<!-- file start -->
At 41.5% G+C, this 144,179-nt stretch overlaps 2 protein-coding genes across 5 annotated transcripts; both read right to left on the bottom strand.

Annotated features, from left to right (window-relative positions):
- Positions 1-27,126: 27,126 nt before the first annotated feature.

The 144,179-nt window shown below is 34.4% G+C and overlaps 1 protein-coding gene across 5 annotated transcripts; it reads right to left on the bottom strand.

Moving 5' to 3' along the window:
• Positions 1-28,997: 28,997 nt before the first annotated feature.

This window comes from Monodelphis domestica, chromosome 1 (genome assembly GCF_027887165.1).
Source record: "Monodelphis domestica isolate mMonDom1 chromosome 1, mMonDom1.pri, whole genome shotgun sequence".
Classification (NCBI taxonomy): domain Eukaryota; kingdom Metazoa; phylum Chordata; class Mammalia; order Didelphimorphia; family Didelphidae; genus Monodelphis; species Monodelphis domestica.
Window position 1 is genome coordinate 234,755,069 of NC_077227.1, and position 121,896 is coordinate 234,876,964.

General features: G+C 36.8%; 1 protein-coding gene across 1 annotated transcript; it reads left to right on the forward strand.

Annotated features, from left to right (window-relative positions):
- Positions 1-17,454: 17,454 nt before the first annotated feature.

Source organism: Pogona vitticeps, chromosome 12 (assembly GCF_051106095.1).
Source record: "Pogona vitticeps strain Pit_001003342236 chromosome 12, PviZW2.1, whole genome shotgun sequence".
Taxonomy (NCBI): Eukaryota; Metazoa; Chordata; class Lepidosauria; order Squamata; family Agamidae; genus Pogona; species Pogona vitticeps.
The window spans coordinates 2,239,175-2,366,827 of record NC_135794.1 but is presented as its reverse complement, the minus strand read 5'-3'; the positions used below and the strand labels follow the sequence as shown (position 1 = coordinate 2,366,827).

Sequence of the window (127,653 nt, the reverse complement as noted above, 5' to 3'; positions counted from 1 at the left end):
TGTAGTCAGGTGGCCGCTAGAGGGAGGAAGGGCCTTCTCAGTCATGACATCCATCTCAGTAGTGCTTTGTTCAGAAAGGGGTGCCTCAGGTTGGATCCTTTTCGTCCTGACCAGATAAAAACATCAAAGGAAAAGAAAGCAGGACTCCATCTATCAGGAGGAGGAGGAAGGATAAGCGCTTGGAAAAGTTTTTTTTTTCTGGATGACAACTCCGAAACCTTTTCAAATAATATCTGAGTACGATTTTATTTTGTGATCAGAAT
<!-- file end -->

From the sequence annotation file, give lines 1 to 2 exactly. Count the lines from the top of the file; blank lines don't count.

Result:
At 41.5% G+C, this 144,179-nt stretch overlaps 2 protein-coding genes across 5 annotated transcripts; both read right to left on the bottom strand.

Annotated features, from left to right (window-relative positions):